The farther Ariana headed into this shady scene, the more she wanted to turn back around and leave. The problem was she didn't know the way back. She'd taken so many turns in this foreign city that it was impossible to retrace her steps. The worst of it was, she didn't know Morgana's address, so even if she had enough courage to ask one of the sleazy characters around here for directions, she wouldn't have known to where the directions should lead.

Her beak opened wide in a yawn, and she could tell by the night sky that it was just past midnight. She would need to find somewhere to rest soon, preferably somewhere hidden. It unnerved her to be in this decaying, foreboding place, but it was getting too late and she was getting too tired to keep moving.

Finally, she stopped in front of one of the abandoned warehouses that faced the wharf and decided to find a hiding place inside to put up for the night.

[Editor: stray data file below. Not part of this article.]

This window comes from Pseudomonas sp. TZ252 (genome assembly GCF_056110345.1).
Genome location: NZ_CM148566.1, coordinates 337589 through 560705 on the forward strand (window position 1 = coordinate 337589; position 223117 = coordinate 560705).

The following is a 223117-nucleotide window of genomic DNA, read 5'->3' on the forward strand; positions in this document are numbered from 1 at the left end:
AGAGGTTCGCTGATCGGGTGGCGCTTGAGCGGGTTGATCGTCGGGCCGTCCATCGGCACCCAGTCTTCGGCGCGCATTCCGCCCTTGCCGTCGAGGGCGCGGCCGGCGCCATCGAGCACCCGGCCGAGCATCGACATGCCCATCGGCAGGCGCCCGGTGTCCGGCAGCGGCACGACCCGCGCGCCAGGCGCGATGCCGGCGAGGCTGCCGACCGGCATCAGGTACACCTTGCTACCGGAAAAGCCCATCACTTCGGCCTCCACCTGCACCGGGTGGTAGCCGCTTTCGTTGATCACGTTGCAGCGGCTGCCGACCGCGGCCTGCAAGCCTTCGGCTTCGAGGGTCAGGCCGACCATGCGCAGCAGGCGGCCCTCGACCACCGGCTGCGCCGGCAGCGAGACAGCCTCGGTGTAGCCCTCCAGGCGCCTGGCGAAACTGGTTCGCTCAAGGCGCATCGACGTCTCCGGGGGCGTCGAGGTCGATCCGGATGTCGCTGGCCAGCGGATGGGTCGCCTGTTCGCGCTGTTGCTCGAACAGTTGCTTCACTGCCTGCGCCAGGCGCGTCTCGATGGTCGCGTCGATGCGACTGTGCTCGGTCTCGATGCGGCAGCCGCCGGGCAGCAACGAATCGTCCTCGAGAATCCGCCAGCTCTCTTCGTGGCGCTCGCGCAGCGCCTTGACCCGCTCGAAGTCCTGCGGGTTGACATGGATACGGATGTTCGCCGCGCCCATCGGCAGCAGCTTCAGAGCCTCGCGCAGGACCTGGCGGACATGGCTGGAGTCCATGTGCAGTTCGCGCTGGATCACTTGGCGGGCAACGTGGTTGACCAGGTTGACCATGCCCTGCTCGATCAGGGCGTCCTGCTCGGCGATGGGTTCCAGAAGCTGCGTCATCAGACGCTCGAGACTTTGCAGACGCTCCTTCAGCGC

Maniacal, insane laughter echoed in the city streets in a cyclone of madness, making it impossible to pinpoint just where it was coming from. To those who recognized the sound, however, the location of it was not important – it was the source of it. In a panic, they dodged inside buildings, alleyways, even dumpsters merely to get out of sight before he arrived. The Bad Part of Town was especially tame when the roar of a motorcycle joined the gravelly giggling, and a figure dressed in a yellow suit, red fedora, and black cape came tearing down the street. His chilling laugh would have made even the stoutest of hearts shiver.

Abruptly the tires squealed in agony against the pavement. Something had caught his attention.

With a cruel sneer, he approached a small, half-starved puppy cowering behind a garbage can.